How to Overcome Imposter Syndrome in the Workplace


Imposter syndrome, also known as the imposter phenomenon, occurs in the workplace when an employee feels they aren't qualified or capable for the job they have. This feeling is often not based on logic or fact, but to the employee experiencing imposter syndrome, the facts don't change the way they feel.

As a professional, feeling like a fraud or imposter can decrease your motivation, drive, productivity and effectiveness at work. It can lead to burnout, tense work relationships and emotional exhaustion; all things you want to avoid when building a career.

In an article published by the American Psychological Association, Ph.D. student William Somerville described imposter syndrome as not only thinking he was less qualified than his peers but wondering if he is capable of performing the job at all. 

"There's a sense of being thrown into the deep end of the pool and needing to learn to swim," Somerville said. "But I wasn't just questioning whether I could survive. In a fundamental way, I was asking, ‘Am I a swimmer?'"

How to Overcome Imposter Syndrome

Professionals who experience imposter syndrome tend to give others the credit for their success, constantly strive for perfection and assume that everyone else must know much more than them. But while imposter syndrome can be caused by external factors, there are several things you can start doing today to combat it at work.

Give Yourself Credit

If you’re a young professional starting your career, you’ve most likely worked very hard to get the position you’re in. Give yourself credit for that this is going to be your first step toward overcoming imposter syndrome.

Continue to make an intentional effort to recognize when you do something good at work, instead of waiting for validation from your coworkers or boss. Looking to others for validation of your hard work and successes can set you up for disappointment, but the one person who will always be around when you succeed is you. 

Flip the Script

Imposter syndrome can make lies swirl around in your head all day at work.

“I’m not good enough to do this.”

“I don’t have as much experience as everyone else.”

“I don’t deserve this job.”

An effective way to counteract these emotion-driven thoughts is to replace them with facts. Every time you find yourself thinking something negative about your abilities and achievements, take that thought captive and tell yourself what is true.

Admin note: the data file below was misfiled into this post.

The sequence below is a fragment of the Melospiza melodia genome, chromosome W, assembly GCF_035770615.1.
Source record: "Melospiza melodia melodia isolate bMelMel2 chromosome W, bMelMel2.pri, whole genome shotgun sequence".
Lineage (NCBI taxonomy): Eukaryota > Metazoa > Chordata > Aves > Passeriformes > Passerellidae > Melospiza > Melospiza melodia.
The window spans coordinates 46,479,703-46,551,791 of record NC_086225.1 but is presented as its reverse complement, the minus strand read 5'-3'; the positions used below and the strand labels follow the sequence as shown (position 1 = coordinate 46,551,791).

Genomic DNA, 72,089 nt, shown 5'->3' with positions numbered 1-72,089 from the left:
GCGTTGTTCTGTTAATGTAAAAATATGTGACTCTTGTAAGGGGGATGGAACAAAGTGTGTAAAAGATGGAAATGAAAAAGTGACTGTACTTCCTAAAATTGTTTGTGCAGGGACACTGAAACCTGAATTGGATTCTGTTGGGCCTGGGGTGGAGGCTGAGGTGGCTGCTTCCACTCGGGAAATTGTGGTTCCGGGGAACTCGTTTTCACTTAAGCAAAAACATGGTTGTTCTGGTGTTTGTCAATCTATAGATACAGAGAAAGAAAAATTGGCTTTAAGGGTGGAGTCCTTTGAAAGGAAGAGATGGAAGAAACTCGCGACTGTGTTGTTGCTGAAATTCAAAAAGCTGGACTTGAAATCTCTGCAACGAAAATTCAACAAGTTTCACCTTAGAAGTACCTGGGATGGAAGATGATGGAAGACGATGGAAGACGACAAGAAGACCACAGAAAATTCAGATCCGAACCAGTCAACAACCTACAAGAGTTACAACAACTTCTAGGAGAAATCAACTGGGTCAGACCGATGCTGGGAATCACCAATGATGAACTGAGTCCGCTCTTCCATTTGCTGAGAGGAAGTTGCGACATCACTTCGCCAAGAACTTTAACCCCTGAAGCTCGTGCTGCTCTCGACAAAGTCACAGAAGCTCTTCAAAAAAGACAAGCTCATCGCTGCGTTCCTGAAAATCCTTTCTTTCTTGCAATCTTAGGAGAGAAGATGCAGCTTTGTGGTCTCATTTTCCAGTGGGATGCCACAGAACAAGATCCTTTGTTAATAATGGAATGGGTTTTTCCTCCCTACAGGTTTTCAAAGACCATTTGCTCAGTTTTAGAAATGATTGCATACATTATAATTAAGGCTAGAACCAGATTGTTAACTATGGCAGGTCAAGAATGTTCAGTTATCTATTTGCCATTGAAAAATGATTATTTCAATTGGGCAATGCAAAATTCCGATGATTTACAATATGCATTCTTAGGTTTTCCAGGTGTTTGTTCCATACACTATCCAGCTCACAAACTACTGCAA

You do deserve this job because you worked hard for it and they picked you.

You are doing your best and you have what it takes.

Practice Affirmations

If you struggle with replacing lies with facts in your head, write the facts down. Make a list of affirmations to read to yourself when you feel the imposter syndrome trying to sneak its way in. It may feel cheesy the first few times, but affirming your strengths and accomplishments can boost your confidence and help in overcoming imposter syndrome looming in your mind. Here are a few example affirmations, but make sure the ones you choose truly speak to the lies you tend to tell yourself at work.

"I am capable."

"I have earned my seat at the table."

"I can make good decisions."

"My presence and voice matter."

"I am prepared to handle what is going on."

Practice Resiliency

Failure happens. And when you’re struggling with failure as a young professional, it can feel like confirmation that all the lies you’ve been telling yourself are true. But that’s not the case because failure happens to everyone!

Practicing resiliency, the ability to recover from difficulties, can help you gain some perspective, learn from and accept your mistakes, and confidently move forward. A simple way to start practicing this skill is to set aside 15 minutes to journal after you feel like a failure has happened at work. Write down how you’re feeling, what happened, what you learned and what you can do next.

Showcase Your Strengths

Even though your validation shouldn’t come from other people, if an opportunity comes around to showcase your strengths at work, take advantage of it. While it’s important to challenge yourself at work with tasks and projects outside of your comfort zone, doing that exclusively can be draining and exhausting. Instead, leaning into your core competencies can grow your self-esteem and silence self-doubt which can ultimately help in overcoming imposter syndrome.

Set Boundaries

If there are certain people or situations that seem to consistently make you feel like a fraud or imposter, set some boundaries to avoid them when you can. In addition, think through some scenarios that might bring doubt to your mind to craft an action plan. For example:

“What will I do if my boss isn’t happy with my work?”

“What will I do if my coworker keeps bringing up that she was in college when I was born?”

 “What will I do if I see someone else effortlessly do something that’s really hard for me?”

Processing these things ahead of time will help you feel prepared and prevent imposter syndrome emotions from taking over in the heat of the moment.

Find a Mentor

Overcoming imposter syndrome as a young professional can be hard to do alone. Find a mentor in your field who can help you believe in yourself and navigate the challenges you’re facing. Chances are they felt the same way when they started their career.

Imposter syndrome can be hard to shake when you’re young and it seems like everyone else at work knows more and has done more. Give yourself credit and lean into the facts about your strengths, accomplishments and knowledge to break free from doubt and fear.

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